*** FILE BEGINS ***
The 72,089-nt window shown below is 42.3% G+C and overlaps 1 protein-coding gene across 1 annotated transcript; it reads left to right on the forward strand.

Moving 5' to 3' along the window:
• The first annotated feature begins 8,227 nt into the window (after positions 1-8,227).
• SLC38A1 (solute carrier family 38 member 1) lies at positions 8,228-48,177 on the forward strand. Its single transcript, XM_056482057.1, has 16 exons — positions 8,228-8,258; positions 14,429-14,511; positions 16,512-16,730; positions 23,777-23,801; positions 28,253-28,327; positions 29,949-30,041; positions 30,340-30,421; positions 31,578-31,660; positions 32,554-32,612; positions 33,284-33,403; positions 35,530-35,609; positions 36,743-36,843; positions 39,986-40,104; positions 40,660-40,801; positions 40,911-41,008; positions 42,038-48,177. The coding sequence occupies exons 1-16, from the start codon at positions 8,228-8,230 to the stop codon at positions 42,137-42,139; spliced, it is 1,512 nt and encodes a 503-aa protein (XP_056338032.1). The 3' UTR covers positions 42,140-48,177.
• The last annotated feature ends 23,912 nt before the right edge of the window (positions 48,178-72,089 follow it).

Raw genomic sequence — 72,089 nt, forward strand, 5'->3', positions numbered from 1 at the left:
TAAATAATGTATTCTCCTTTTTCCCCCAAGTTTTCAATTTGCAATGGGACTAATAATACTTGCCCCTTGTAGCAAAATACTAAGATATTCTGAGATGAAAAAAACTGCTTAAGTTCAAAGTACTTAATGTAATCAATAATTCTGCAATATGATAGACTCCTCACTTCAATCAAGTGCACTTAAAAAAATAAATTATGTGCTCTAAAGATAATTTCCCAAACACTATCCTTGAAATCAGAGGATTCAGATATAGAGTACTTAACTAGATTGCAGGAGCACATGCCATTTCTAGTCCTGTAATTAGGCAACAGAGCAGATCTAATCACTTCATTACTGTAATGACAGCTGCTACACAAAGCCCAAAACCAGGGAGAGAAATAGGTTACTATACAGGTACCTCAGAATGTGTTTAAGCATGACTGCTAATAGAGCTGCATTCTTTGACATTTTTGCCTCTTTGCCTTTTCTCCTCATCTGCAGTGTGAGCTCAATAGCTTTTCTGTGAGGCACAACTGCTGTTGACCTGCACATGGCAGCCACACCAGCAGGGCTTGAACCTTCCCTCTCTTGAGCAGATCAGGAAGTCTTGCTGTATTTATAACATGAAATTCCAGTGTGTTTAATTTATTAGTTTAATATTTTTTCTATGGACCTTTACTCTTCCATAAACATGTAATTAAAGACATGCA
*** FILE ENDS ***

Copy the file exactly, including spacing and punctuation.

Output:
The 72,089-nt window shown below is 42.3% G+C and overlaps 1 protein-coding gene across 1 annotated transcript; it reads left to right on the forward strand.

Moving 5' to 3' along the window:
• The first annotated feature begins 8,227 nt into the window (after positions 1-8,227).
• SLC38A1 (solute carrier family 38 member 1) lies at positions 8,228-48,177 on the forward strand. Its single transcript, XM_056482057.1, has 16 exons — positions 8,228-8,258; positions 14,429-14,511; positions 16,512-16,730; positions 23,777-23,801; positions 28,253-28,327; positions 29,949-30,041; positions 30,340-30,421; positions 31,578-31,660; positions 32,554-32,612; positions 33,284-33,403; positions 35,530-35,609; positions 36,743-36,843; positions 39,986-40,104; positions 40,660-40,801; positions 40,911-41,008; positions 42,038-48,177. The coding sequence occupies exons 1-16, from the start codon at positions 8,228-8,230 to the stop codon at positions 42,137-42,139; spliced, it is 1,512 nt and encodes a 503-aa protein (XP_056338032.1). The 3' UTR covers positions 42,140-48,177.
• The last annotated feature ends 23,912 nt before the right edge of the window (positions 48,178-72,089 follow it).

Raw genomic sequence — 72,089 nt, forward strand, 5'->3', positions numbered from 1 at the left:
TAAATAATGTATTCTCCTTTTTCCCCCAAGTTTTCAATTTGCAATGGGACTAATAATACTTGCCCCTTGTAGCAAAATACTAAGATATTCTGAGATGAAAAAAACTGCTTAAGTTCAAAGTACTTAATGTAATCAATAATTCTGCAATATGATAGACTCCTCACTTCAATCAAGTGCACTTAAAAAAATAAATTATGTGCTCTAAAGATAATTTCCCAAACACTATCCTTGAAATCAGAGGATTCAGATATAGAGTACTTAACTAGATTGCAGGAGCACATGCCATTTCTAGTCCTGTAATTAGGCAACAGAGCAGATCTAATCACTTCATTACTGTAATGACAGCTGCTACACAAAGCCCAAAACCAGGGAGAGAAATAGGTTACTATACAGGTACCTCAGAATGTGTTTAAGCATGACTGCTAATAGAGCTGCATTCTTTGACATTTTTGCCTCTTTGCCTTTTCTCCTCATCTGCAGTGTGAGCTCAATAGCTTTTCTGTGAGGCACAACTGCTGTTGACCTGCACATGGCAGCCACACCAGCAGGGCTTGAACCTTCCCTCTCTTGAGCAGATCAGGAAGTCTTGCTGTATTTATAACATGAAATTCCAGTGTGTTTAATTTATTAGTTTAATATTTTTTCTATGGACCTTTACTCTTCCATAAACATGTAATTAAAGACATGCA